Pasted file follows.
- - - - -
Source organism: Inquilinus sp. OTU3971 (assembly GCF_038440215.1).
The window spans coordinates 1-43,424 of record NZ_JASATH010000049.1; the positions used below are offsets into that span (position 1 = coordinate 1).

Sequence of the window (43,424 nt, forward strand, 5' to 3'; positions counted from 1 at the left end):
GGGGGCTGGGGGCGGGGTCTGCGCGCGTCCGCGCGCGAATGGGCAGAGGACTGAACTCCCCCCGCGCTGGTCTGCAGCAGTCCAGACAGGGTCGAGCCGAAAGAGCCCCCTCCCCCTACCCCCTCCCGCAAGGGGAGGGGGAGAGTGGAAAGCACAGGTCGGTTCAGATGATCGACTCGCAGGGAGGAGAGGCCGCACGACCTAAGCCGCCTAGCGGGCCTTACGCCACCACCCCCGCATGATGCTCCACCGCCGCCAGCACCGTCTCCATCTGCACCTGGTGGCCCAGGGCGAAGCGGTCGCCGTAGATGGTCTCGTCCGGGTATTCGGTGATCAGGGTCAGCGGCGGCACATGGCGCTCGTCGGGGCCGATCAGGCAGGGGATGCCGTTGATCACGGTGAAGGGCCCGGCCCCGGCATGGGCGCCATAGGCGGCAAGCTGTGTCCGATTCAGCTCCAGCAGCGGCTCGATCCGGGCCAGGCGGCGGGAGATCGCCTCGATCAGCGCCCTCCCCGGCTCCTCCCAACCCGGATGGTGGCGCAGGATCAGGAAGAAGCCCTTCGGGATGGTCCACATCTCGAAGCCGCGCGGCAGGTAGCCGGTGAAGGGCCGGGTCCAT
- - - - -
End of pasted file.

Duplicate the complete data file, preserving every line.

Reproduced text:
Source organism: Inquilinus sp. OTU3971 (assembly GCF_038440215.1).
The window spans coordinates 1-43,424 of record NZ_JASATH010000049.1; the positions used below are offsets into that span (position 1 = coordinate 1).

Sequence of the window (43,424 nt, forward strand, 5' to 3'; positions counted from 1 at the left end):
GGGGGCTGGGGGCGGGGTCTGCGCGCGTCCGCGCGCGAATGGGCAGAGGACTGAACTCCCCCCGCGCTGGTCTGCAGCAGTCCAGACAGGGTCGAGCCGAAAGAGCCCCCTCCCCCTACCCCCTCCCGCAAGGGGAGGGGGAGAGTGGAAAGCACAGGTCGGTTCAGATGATCGACTCGCAGGGAGGAGAGGCCGCACGACCTAAGCCGCCTAGCGGGCCTTACGCCACCACCCCCGCATGATGCTCCACCGCCGCCAGCACCGTCTCCATCTGCACCTGGTGGCCCAGGGCGAAGCGGTCGCCGTAGATGGTCTCGTCCGGGTATTCGGTGATCAGGGTCAGCGGCGGCACATGGCGCTCGTCGGGGCCGATCAGGCAGGGGATGCCGTTGATCACGGTGAAGGGCCCGGCCCCGGCATGGGCGCCATAGGCGGCAAGCTGTGTCCGATTCAGCTCCAGCAGCGGCTCGATCCGGGCCAGGCGGCGGGAGATCGCCTCGATCAGCGCCCTCCCCGGCTCCTCCCAACCCGGATGGTGGCGCAGGATCAGGAAGAAGCCCTTCGGGATGGTCCACATCTCGAAGCCGCGCGGCAGGTAGCCGGTGAAGGGCCGGGTCCAT